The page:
The hospices of the Midland region, led by Waipuna Hospice (Tauranga), have been progressing the introduction of PalCare (electronic patient medical record software) over the past 6 months. The five hospices (Waipuna Hospice, Taupo Hospice, Eastern Bay of Plenty Hospice, Rotorua Hospice and Waikato Hospice) are now working with PalCare in the care of all patients referred to hospice specialist palliative care services. This software allows for secure and mobile access to patient notes in real time and is greatly enhancing interdisciplinary working in the provision of specialist palliative care.

  • Items of interest:

Rotorua Hospice now has it's new website up and running   www.rotoruahospice.co.nz

Waipuna Hospice website upgrade has now been completed and they are back on-line at  www.waipuna-hospice.co.nz

The Palliative Care Education Calendar for nurses and carers for 2012 is now available on the Midland Cancer Network website at http://www.midlandcancernetwork.org.nz/page/pageid/2145868076

Medical oncology challenges

Demand for medical oncology services in New Zealand is projected to nearly double over the next 15 years. This growth coupled with workforce, facility and funding constraints severely compromises future service sustainability.  This requires a new model of care for medical oncology services in New Zealand.

A recent report to the Ministry of Health ‘New Models of Care for Medical Oncology’ outlines how changes  are required to ensure services are effective, equitable and sustainable to meet this future demand.  Within the Midland region, work has already commenced on looking at ways to address some of the issues and stressors that the services are dealing with.

A working group has been set up to review the recommendations from the new models of care report.

Enhanced Recovery after Surgery (ERAS) project

Both Waikato and Bay of Plenty DHBs have embarked on an eighteen month project to improve the pathway for colorectal surgery patients. Currently patients spend longer in hospital than in other hospitals in New Zealand and internationally but thanks to some Ministry of Health funding, this will soon change.

Enhanced recovery programmes have been shown to reduce the length of hospital stay after elective colorectal surgery. The program outlines a number of key elements that must be in place to ensure a good patient experience and improved outcomes.  The team have highlighted a number of areas for improvement including the need for patient information.

Māori Community Health Worker Cancer Education Study Day

This was held in early March at Rauawaawa Kaumātua Charitable Trust and attended by 32 community health workers from Māori health providers across the Midland Cancer Network area.

The three key topics related to lung cancer, palliative care for both adults and children, and the Adolescent and Young Adult Cancer Service.  The format of the day included case studies and group work as well as presentations.

Māori community health workers found the training very useful for supporting their clients with cancer, particularly Māori who experience high levels of respiratory disease and cancer. Māori health providers have indicated that continued cancer education within communities is important especially with whānau requiring support and advocacy services.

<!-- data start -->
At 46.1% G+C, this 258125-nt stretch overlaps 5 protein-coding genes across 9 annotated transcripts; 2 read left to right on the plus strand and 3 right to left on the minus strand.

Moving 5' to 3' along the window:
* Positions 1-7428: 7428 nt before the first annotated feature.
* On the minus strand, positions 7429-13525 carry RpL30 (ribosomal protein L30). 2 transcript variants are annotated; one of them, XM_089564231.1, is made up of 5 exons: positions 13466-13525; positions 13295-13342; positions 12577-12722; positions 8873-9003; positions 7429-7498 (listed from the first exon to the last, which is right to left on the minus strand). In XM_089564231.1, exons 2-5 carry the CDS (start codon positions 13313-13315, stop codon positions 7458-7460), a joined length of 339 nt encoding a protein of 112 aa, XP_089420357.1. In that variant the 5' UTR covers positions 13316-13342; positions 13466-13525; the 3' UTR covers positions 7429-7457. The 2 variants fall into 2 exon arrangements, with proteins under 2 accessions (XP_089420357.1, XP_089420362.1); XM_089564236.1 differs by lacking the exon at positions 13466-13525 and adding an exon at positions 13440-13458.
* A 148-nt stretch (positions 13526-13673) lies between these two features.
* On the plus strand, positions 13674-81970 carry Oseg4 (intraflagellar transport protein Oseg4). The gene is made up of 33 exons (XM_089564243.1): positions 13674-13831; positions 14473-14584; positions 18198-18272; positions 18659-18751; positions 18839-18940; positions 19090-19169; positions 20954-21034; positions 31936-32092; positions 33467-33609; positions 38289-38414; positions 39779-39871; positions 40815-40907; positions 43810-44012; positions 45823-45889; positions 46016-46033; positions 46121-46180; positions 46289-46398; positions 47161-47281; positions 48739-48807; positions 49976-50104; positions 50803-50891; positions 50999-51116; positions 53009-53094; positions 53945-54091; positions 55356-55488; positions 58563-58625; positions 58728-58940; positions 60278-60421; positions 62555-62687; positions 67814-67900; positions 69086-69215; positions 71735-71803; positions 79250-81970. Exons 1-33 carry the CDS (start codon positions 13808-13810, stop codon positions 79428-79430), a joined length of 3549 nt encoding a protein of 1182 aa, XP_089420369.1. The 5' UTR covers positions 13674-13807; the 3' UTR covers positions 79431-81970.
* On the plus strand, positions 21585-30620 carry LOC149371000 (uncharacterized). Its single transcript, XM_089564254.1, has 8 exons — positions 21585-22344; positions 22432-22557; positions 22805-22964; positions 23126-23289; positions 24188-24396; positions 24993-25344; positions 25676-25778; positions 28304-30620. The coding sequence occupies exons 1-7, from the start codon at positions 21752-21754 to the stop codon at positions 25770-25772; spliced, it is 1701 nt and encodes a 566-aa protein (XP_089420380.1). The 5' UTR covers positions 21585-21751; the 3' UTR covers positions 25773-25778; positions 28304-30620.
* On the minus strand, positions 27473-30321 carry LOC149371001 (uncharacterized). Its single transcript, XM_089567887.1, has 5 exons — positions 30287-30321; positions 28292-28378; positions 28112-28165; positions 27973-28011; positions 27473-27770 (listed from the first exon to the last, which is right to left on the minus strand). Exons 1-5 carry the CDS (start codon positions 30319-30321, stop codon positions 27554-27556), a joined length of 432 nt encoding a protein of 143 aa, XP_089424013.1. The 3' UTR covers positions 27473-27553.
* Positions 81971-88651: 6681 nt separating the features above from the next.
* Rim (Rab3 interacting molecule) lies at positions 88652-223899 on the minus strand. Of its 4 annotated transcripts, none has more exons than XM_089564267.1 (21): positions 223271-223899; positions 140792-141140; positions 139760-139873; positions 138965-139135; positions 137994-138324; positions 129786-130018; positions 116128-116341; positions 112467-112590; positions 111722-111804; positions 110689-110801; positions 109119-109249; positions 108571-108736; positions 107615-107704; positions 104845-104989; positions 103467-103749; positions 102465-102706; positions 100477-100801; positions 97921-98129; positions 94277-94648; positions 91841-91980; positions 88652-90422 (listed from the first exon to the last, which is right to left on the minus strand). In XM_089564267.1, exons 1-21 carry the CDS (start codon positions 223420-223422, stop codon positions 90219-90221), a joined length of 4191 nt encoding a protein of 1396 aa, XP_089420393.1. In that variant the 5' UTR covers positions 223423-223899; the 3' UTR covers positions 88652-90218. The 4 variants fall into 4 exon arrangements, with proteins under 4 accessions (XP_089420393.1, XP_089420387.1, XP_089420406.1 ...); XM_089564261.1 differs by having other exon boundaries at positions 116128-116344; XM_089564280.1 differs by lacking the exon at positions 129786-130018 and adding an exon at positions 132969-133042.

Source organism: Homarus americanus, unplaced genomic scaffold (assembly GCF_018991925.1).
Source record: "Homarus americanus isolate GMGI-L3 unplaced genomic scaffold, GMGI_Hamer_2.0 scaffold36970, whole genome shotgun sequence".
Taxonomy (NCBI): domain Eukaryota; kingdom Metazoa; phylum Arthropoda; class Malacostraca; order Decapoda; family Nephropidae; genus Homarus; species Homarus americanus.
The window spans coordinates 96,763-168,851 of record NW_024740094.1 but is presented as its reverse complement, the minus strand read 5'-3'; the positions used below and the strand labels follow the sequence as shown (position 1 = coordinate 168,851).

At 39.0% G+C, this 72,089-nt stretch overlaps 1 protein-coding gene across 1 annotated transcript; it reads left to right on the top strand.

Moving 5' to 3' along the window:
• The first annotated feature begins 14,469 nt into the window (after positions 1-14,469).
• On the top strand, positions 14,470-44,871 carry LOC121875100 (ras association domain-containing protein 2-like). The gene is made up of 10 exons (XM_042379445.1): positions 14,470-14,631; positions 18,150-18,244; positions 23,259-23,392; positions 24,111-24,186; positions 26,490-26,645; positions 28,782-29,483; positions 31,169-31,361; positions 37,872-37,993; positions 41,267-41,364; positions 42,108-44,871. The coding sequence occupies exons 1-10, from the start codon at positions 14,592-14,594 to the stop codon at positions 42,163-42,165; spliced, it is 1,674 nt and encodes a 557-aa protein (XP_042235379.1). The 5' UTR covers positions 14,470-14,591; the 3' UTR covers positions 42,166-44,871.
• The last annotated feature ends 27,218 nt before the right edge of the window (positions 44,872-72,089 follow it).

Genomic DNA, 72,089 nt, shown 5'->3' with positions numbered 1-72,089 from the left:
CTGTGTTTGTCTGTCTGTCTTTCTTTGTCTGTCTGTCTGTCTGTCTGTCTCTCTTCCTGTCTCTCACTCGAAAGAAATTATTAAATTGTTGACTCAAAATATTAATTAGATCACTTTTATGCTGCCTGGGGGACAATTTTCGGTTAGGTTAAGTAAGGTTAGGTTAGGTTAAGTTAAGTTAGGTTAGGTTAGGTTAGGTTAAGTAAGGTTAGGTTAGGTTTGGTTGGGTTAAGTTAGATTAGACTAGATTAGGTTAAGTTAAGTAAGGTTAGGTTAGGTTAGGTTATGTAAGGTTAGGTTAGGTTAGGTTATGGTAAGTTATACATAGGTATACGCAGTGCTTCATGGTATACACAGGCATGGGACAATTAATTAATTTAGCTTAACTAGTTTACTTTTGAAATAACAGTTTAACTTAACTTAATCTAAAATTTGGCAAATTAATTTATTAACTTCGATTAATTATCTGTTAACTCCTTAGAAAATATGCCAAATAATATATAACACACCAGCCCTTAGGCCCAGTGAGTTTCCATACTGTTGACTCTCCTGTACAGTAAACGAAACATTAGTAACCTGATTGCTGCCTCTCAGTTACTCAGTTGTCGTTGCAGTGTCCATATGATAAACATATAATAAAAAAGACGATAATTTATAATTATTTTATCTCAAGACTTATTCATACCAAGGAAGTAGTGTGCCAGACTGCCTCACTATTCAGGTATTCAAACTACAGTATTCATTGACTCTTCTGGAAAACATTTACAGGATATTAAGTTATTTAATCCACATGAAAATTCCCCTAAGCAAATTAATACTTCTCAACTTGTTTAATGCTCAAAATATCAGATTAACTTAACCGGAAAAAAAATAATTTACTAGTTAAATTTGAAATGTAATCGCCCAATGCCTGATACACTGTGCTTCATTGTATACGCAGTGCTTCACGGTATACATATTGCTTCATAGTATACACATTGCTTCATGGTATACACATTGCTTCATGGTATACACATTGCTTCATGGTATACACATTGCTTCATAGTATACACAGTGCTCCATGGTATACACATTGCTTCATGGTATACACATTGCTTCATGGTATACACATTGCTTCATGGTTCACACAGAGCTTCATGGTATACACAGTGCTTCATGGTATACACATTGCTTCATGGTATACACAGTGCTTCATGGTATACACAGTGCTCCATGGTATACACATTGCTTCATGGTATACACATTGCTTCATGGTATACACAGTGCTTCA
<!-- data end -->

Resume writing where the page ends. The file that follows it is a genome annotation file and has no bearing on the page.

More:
A special thank you to Karen Middleton and Leonie Brown (lung cancer clinical nurse specialists), Sandi Haggar (Nurse Practitioner, Palliative Care), Ellyn Proffit (Clinical Nurse Specialist, Adolescent and Young Adult Cancer Service) and Te Puna Oranga (Māori Health Service) who made the day possible. 

Mihi miharo ki a koutou katoa.
Mauri Ora te iwi

Cytotoxic Compounding Unit back at Waikato

From 2 April, Waikato District Health Board Pharmacy will be providing cytotoxic medicines (pharmaceutical products mainly used for the treatment of cancer) from their new Cytotoxic Compounding Unit. 

The unit is based in the old Baxter Healthcare Ltd space in the Lomas Building at Waikato Hospital.

Compounding refers to the process of preparing a medicine, to be ready for administration, from base ingredients.

The area has recently been refurbished as a Class D area for the specific purpose of compounding cytotoxic medicine. Class D means that the area is free from dust, and is kept very clean and free from bugs.

The new supply model says that from 2 April Waikato DHB pharmacy will facilitate the scheduling, ordering, receipting, dispensing and delivery of all cytotoxic products, and provide a limited onsite cytotoxic compounding service for short expiry and urgent products.

While Baxter Healthcare were previously situated onsite at Waikato Hospital, they gave notice of withdrawal from the Waikato campus last year due to financial issues and the increased quality standards required to keep their Waikato facility running,

“Taking over this service has been a challenge for Pharmacy,” said Waikato DHB Pharmacy manager Jan Goddard.

“However, overall bringing the service back onsite will lead to a more coordinated service, increased availability of data, improved ordering and dispensing processes and increased flexibility for future compounding service options.”

National updates

Faster Cancer Treatment (FCT)

This is a term that you will hear a lot of in the future.  What does this mean?  The Ministry of Health and the regional cancer networks are in the process of developing formal communications. The FCT work programme is the early phase of start up.